7,5 cm le.IG 18 in use at Normandy, 1944.
Specs (gun):

7,5 cm leichtes Infanteriegeschütz 18 - 7,5 cm le.IG 18
TypeInfantry gun
Place of originNazi Germany
Service history
In service1932–45
Used byNazi Germany
WarsSecond World War
Production history
No. built~ 12.000
Weight400 kilograms 
Barrel length88 cm (3 ft) L/11.2

Shellcased cartridge
Shell weight6 kilograms 
Caliber75 millimetres 
BreechShotgun-type block
Carriagesplit trail
Elevation-10° to 73°
Rate of fire8-12 rpm
Muzzle velocity210 m/s 
Maximum firing range3,550 m 

The project:
      The pictures I found on the internet were these:
Morris Commercial 15CWT with
7,5 cm leichtes Infanteriegeschütz 18 (7,5 cm le.IG 18)
in his back. Notice the Division Badge
the horse facing front and the
modified cargo bed

Another pic...another vehicle
Notice the Badge with the horse
facing rear
      The Morris in these pics must have been caught when Dunkerk was withdrawn. The Germans have extensively used these dependable vehicles such as artillery tugs, scout vehicles, and some have been adapted to carry light artillery. There are many pictures of vehicles in German hands and allied hands with different adaptations on the robust chassis.
      I found a 15CWT (Austin, Morris or Ant??) with Pak 36 in her back, in German hands... Notice the cargo bed is standard...
A "German" 15 CWT used as ATSPG, with Pak 36 .
      Another example, this time, allied: Morris Commercial 15CWT with french 25mmAT gun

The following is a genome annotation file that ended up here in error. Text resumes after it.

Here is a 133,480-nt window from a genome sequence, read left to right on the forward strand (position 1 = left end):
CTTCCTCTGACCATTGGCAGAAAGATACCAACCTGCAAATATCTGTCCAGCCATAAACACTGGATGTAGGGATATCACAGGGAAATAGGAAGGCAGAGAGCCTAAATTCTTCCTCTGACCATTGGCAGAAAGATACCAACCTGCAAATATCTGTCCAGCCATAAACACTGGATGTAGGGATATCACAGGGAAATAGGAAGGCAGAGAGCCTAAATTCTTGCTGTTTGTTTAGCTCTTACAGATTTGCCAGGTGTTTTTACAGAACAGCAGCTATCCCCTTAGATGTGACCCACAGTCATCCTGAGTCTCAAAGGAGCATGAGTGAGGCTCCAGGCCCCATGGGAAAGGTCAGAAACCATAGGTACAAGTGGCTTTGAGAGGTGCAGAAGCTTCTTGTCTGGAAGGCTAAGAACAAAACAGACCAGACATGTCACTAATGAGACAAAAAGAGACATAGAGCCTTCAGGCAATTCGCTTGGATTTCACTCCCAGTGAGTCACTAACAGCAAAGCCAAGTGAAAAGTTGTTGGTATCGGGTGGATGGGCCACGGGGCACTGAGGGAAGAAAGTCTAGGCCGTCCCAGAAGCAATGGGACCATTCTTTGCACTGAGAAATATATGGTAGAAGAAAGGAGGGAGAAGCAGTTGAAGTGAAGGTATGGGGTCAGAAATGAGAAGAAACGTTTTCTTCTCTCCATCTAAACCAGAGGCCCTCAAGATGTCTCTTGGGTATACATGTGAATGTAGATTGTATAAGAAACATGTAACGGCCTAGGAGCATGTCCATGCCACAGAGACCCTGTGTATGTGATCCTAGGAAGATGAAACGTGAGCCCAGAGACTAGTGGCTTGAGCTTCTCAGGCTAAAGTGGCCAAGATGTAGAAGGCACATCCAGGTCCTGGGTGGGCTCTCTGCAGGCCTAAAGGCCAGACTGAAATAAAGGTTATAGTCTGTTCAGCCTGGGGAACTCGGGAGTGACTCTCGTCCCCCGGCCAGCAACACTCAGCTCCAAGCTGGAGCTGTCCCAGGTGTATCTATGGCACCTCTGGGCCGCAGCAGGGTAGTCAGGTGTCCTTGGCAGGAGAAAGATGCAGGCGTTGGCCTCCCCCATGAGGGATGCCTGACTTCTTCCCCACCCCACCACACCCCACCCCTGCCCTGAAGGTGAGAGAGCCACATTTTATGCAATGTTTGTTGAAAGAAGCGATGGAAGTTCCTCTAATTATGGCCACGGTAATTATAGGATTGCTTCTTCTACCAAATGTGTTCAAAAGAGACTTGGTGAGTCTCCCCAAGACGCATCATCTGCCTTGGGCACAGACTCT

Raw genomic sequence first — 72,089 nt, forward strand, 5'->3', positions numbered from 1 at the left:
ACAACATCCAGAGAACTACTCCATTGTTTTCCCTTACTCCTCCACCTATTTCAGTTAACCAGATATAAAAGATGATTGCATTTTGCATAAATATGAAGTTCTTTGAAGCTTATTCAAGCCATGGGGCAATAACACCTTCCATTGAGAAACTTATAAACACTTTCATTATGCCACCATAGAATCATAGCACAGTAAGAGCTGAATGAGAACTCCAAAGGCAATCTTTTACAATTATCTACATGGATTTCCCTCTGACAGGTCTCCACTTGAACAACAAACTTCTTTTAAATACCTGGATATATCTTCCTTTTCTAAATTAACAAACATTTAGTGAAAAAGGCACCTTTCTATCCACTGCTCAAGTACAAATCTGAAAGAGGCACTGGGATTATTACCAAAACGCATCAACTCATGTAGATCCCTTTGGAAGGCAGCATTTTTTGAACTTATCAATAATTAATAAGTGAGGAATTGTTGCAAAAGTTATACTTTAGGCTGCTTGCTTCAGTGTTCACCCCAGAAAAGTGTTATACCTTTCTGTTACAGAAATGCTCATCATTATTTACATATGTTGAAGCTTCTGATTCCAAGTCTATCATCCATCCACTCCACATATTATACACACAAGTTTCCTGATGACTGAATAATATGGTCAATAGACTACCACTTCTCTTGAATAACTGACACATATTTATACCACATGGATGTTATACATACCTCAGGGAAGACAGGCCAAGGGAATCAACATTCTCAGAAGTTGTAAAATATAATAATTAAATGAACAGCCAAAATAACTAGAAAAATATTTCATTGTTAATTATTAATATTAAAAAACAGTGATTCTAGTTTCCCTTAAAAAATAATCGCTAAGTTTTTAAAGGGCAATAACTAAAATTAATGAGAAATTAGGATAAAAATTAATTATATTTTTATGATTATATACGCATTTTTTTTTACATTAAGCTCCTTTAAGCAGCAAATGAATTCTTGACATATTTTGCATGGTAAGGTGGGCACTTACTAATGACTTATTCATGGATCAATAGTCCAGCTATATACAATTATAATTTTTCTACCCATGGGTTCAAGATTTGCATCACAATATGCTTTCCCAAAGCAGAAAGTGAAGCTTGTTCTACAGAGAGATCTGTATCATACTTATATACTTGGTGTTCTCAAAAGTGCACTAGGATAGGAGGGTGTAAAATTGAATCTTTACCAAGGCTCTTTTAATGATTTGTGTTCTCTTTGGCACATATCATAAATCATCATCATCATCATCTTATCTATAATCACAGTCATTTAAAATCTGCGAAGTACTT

Morris Commercial CS8 15 CWT with 25mm AT gun
Standard cargo bed and baloon tyres for sand
      Well...my project will be the SAME vehicle of the pics above, but BASED in these pics. my idea is the use os the same light infantry gun, but the vehicle showing the standard cargo bed. But the historiucal period is interesting and I research about the "Prancing Pony" badge:
Prancing Pony badge.
      My friend Mikko Heikkinen help me with some links (Thanks a lot, Mikko...) and we stumbled on this: 254. Infanterie-Division, the Springendes Pferd (Jumping Horse) - (18th Army- Wehrmacht).
 254. Infanterie-Division
the Springendes Pferd (Jumping Horse)
      A doubt arose as to the positioning of the horse, but the photos found show the horse jumping back and forth ...Bingo: 254. Infanterie-Division (18th Army- Wehrmacht).
Horses jumping back and forward ...
      The 254th Infantry Division fought in France, at the Dunkirk area, in 1940.  Hurrah!! ... One more piece of the puzzle embedded ... Good ... We already delimited the time and space of the vehicle in question.